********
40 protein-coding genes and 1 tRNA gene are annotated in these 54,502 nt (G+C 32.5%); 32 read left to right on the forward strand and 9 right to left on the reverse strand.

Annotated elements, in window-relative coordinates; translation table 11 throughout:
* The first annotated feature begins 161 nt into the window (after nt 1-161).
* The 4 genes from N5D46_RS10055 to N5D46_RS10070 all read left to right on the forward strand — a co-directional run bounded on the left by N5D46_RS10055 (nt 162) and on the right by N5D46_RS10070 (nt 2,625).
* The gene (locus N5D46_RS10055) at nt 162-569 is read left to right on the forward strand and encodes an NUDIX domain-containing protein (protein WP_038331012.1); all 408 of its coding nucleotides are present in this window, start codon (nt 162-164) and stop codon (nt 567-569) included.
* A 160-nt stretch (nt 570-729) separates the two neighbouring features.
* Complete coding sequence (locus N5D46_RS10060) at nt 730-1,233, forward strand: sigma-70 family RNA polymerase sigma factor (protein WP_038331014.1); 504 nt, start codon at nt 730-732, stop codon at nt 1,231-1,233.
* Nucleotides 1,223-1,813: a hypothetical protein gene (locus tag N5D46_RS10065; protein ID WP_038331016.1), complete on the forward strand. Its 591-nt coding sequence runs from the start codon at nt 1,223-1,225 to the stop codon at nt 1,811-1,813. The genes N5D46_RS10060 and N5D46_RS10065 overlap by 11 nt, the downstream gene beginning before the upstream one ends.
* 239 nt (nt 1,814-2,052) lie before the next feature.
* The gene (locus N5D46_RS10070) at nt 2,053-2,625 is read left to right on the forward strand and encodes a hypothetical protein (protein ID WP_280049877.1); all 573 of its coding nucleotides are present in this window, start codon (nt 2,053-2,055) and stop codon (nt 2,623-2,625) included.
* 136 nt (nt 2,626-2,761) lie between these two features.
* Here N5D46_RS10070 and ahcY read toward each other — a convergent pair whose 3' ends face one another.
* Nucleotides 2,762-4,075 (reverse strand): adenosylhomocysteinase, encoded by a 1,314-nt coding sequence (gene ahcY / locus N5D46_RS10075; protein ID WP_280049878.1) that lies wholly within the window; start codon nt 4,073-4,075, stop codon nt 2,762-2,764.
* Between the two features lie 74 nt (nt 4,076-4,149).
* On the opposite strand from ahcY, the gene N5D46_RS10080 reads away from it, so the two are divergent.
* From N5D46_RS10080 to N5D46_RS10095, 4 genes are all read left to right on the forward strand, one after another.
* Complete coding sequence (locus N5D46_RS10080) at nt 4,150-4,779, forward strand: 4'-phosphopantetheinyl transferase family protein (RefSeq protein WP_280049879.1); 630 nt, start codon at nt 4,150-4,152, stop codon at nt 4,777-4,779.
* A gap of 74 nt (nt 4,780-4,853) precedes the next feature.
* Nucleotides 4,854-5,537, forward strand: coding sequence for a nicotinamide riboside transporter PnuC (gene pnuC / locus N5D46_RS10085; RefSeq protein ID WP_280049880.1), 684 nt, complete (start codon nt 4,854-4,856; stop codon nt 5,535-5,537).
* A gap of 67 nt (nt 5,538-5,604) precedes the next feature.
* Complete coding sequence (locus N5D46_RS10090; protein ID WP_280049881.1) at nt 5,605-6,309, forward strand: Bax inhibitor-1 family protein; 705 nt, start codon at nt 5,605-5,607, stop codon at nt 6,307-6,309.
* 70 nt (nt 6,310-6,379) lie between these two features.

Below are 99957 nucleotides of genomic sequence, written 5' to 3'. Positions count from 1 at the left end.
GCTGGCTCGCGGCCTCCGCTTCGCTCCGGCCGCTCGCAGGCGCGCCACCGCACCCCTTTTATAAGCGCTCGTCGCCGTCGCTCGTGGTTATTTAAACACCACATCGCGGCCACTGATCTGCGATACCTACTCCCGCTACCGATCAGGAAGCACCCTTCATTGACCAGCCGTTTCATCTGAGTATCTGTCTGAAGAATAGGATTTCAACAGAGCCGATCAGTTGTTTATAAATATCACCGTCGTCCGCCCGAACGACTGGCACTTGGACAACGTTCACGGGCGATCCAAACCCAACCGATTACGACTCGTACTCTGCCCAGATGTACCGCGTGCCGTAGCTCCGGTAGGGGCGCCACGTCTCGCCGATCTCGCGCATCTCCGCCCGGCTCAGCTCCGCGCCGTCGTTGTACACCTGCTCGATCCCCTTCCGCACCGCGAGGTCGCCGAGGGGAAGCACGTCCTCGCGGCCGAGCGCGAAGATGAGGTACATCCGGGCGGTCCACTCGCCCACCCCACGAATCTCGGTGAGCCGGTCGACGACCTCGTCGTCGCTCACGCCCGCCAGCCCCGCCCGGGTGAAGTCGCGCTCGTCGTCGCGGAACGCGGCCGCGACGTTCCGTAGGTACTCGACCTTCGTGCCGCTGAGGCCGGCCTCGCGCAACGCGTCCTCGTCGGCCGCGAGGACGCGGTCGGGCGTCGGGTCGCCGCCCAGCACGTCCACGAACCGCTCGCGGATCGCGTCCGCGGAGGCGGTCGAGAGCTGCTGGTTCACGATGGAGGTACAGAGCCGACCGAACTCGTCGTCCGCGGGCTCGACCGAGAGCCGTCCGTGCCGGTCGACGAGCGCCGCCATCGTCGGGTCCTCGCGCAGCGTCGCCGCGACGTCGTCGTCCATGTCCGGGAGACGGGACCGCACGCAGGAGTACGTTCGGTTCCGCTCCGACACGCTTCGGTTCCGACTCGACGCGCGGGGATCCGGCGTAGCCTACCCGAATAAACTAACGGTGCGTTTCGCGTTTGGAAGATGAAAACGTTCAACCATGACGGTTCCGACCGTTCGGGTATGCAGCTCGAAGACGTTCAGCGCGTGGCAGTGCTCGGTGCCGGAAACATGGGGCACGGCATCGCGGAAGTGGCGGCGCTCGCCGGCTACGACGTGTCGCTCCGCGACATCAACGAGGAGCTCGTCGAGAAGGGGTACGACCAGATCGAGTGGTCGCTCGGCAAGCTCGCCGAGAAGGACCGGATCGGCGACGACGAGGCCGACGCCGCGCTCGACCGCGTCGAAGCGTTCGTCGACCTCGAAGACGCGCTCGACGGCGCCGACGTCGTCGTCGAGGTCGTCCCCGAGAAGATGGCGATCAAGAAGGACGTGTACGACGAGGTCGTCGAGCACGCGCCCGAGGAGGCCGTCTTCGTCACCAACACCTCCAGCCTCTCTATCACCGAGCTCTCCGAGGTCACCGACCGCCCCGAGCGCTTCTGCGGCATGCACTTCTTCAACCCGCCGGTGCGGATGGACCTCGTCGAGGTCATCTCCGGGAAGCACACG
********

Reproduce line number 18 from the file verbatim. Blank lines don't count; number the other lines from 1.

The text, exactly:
* A gap of 74 nt (nt 4,780-4,853) precedes the next feature.